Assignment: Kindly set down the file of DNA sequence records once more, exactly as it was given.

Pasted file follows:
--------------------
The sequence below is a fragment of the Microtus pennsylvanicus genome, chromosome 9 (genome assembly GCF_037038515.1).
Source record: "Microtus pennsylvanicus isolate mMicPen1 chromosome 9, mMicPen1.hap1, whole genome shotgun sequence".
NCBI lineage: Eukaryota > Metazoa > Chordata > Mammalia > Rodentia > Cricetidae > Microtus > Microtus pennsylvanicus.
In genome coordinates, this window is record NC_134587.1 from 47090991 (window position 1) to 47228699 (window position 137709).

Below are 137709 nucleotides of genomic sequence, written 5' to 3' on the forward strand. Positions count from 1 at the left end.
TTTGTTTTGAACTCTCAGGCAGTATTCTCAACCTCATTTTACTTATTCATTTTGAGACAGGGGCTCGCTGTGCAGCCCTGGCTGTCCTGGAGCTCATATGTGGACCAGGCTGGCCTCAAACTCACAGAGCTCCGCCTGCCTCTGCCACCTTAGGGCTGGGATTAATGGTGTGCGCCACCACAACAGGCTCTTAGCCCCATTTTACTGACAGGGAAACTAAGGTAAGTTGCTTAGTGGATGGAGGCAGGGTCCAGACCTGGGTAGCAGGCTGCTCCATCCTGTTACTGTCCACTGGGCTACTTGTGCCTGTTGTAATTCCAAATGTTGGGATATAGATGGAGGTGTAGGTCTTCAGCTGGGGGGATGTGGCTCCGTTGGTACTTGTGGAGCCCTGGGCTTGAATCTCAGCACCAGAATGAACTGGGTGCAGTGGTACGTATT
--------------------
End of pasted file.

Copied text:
The sequence below is a fragment of the Microtus pennsylvanicus genome, chromosome 9 (genome assembly GCF_037038515.1).
Source record: "Microtus pennsylvanicus isolate mMicPen1 chromosome 9, mMicPen1.hap1, whole genome shotgun sequence".
NCBI lineage: Eukaryota > Metazoa > Chordata > Mammalia > Rodentia > Cricetidae > Microtus > Microtus pennsylvanicus.
In genome coordinates, this window is record NC_134587.1 from 47090991 (window position 1) to 47228699 (window position 137709).

Below are 137709 nucleotides of genomic sequence, written 5' to 3' on the forward strand. Positions count from 1 at the left end.
TTTGTTTTGAACTCTCAGGCAGTATTCTCAACCTCATTTTACTTATTCATTTTGAGACAGGGGCTCGCTGTGCAGCCCTGGCTGTCCTGGAGCTCATATGTGGACCAGGCTGGCCTCAAACTCACAGAGCTCCGCCTGCCTCTGCCACCTTAGGGCTGGGATTAATGGTGTGCGCCACCACAACAGGCTCTTAGCCCCATTTTACTGACAGGGAAACTAAGGTAAGTTGCTTAGTGGATGGAGGCAGGGTCCAGACCTGGGTAGCAGGCTGCTCCATCCTGTTACTGTCCACTGGGCTACTTGTGCCTGTTGTAATTCCAAATGTTGGGATATAGATGGAGGTGTAGGTCTTCAGCTGGGGGGATGTGGCTCCGTTGGTACTTGTGGAGCCCTGGGCTTGAATCTCAGCACCAGAATGAACTGGGTGCAGTGGTACGTATT